Seven advisor and investor groups in a March 28 letter jointly warned the Securities and Exchange Commission that it should not heed brokers who want to evade more stringent fiduciary duty to their customers than advisors face under the Investment Advisor Act. The combined lobbies were reacting to a suggested blueprint for how the SEC should set up its fiduciary duty requirements, which the securities lobby, the Securities Industry and Financial Markets Association, gave the agency last year. SIFMA, the new letter says, is out of step with the intent of the Dodd-Frank in asking for a new separate fiduciary standard that doesnt force disclosure of conflicts of interest.
Among those signing the letter were the Investment Adviser Association, the Consumer Federation of America, Fund Democracy and the AARP. We strongly disagree with the suggestion that the substantive uniform standard articulated through [coming SEC rules] should be new or separate and distinct from the general fiduciary duty implied under Section 206 of the Advisers Act.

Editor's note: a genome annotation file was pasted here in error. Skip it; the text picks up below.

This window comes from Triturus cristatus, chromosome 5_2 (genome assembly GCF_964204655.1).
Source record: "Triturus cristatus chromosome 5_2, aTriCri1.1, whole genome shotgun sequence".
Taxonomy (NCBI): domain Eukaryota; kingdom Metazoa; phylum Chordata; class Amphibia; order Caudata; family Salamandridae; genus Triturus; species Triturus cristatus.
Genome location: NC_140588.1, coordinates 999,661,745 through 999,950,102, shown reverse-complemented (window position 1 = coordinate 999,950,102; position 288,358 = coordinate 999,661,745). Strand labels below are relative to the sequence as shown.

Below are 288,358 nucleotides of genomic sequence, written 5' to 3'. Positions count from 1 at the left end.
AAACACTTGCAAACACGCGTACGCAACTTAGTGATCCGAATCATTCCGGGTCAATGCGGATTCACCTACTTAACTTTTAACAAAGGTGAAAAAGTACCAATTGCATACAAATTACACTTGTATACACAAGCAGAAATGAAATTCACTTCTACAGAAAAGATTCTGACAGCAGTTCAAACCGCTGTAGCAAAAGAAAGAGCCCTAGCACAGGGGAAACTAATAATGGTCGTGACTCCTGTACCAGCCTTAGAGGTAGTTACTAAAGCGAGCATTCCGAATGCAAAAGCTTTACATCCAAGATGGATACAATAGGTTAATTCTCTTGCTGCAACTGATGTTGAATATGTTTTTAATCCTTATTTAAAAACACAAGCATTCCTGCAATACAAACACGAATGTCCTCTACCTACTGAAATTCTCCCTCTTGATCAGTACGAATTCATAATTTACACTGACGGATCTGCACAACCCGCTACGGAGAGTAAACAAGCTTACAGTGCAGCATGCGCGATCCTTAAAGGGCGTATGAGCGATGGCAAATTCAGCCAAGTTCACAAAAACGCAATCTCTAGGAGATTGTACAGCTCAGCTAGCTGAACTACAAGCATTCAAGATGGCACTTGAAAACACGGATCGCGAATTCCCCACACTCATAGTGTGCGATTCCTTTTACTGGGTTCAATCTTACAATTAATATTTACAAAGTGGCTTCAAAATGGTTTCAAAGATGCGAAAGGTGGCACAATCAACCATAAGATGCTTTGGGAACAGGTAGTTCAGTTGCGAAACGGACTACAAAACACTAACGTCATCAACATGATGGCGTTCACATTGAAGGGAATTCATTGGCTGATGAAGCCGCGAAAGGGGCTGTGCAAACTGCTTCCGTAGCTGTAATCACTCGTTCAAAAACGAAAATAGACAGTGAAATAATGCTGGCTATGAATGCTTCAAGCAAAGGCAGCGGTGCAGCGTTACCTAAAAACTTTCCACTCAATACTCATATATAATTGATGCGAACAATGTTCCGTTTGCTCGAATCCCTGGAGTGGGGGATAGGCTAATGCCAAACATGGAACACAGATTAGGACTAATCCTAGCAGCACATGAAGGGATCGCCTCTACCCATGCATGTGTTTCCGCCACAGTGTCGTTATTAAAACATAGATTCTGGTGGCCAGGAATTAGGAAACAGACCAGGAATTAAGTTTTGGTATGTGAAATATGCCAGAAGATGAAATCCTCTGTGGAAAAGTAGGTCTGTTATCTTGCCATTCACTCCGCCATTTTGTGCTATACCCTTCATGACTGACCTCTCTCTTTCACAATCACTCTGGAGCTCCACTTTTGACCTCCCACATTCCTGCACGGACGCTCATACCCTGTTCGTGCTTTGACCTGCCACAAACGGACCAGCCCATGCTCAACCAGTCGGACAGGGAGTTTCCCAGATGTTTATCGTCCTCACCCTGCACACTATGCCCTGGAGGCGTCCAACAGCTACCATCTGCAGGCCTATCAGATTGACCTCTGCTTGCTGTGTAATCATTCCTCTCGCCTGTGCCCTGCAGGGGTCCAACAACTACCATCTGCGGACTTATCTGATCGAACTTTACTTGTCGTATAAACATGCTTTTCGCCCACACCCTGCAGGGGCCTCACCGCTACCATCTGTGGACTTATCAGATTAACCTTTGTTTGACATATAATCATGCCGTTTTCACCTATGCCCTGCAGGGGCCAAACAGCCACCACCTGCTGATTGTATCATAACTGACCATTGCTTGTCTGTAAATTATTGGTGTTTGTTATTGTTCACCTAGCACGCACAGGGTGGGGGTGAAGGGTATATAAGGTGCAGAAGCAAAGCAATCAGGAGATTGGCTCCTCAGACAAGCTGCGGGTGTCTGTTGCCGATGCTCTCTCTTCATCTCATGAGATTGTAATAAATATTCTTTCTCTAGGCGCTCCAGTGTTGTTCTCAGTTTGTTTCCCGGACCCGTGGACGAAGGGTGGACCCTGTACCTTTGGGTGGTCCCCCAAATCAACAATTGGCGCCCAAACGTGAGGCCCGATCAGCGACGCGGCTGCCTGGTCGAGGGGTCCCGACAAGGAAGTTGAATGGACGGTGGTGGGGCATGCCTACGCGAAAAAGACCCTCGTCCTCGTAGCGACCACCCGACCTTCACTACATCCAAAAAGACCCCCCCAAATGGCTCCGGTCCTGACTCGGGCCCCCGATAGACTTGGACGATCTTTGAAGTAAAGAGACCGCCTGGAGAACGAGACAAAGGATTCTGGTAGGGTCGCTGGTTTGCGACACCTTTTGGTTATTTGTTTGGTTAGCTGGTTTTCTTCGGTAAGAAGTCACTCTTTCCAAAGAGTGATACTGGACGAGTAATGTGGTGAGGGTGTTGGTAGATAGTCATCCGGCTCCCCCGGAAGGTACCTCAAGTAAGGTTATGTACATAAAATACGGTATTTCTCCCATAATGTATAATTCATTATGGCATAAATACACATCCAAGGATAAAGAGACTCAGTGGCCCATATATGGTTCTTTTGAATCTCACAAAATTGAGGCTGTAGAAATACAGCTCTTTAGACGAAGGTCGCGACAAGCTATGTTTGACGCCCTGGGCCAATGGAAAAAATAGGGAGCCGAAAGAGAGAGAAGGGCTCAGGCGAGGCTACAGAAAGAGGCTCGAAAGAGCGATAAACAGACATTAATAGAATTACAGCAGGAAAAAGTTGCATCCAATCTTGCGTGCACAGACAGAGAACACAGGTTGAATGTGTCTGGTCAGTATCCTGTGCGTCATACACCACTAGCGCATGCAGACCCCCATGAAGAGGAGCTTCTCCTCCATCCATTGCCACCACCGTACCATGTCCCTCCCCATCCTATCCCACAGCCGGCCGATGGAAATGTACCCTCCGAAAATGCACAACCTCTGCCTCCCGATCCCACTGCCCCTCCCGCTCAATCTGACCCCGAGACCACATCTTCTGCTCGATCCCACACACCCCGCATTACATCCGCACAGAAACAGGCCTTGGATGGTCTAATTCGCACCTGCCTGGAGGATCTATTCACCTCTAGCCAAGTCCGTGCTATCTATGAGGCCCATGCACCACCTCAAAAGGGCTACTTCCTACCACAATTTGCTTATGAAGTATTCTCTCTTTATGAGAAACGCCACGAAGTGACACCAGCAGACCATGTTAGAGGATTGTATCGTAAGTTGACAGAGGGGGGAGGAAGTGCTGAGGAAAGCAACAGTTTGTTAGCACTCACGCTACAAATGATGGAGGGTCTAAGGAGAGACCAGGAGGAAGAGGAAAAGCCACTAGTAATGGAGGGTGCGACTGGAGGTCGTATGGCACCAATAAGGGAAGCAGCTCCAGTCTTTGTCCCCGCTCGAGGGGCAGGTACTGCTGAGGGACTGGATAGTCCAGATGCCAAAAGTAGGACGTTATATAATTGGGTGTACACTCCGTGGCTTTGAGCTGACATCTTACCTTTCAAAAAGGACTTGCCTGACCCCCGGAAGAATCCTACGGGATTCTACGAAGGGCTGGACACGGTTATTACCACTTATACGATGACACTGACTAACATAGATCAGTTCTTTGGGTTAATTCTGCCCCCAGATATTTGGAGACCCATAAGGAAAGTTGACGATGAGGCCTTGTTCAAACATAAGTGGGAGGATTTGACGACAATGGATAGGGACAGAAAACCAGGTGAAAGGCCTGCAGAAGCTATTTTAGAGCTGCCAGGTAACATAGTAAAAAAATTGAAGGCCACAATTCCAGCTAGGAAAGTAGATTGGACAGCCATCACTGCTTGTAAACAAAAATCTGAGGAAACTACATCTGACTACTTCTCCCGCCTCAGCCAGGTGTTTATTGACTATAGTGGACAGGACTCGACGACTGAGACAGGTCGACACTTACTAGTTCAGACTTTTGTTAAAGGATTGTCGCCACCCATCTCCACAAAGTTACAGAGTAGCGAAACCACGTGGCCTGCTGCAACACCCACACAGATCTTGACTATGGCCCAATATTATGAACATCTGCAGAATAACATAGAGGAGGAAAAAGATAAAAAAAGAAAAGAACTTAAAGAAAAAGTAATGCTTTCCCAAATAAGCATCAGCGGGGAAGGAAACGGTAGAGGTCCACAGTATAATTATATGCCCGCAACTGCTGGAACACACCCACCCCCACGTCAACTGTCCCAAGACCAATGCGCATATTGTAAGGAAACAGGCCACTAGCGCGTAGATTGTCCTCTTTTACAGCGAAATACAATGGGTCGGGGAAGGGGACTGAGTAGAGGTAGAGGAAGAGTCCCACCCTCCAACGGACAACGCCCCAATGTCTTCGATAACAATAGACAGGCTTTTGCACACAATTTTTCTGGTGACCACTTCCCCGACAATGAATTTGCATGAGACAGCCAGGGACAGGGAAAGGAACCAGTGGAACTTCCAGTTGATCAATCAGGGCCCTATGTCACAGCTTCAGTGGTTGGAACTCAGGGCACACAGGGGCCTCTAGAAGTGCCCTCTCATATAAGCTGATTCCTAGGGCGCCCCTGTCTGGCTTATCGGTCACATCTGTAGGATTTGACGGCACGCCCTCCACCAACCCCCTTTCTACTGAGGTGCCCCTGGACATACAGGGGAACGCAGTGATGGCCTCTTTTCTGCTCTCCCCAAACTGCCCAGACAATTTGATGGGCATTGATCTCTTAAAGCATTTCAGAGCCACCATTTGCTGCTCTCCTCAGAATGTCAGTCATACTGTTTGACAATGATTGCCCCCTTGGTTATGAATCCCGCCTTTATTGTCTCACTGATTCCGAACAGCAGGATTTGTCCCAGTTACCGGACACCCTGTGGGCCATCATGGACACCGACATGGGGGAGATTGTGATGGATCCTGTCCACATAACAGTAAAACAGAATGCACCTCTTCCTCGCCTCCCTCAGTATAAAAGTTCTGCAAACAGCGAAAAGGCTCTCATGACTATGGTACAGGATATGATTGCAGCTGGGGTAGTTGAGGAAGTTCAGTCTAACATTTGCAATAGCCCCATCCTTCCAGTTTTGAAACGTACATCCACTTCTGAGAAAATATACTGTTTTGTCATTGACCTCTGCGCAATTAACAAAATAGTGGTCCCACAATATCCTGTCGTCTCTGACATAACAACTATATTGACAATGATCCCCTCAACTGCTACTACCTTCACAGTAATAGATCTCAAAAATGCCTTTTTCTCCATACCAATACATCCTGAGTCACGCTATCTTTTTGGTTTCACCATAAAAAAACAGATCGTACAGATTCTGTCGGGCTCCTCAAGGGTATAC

The advisor/investor letter said SIFMA was wrong to construe Dodd-Frank as prohibiting conflicts of interest when brokers recommend trades to investors, so long as the conflicts are disclosed. The Investment Company Institute said it was in favor of disclosing broker conflicts of interest. If thats done, the contractual arrangements with fund companies to have brokers sell fund shares should not be deemed inappropriate.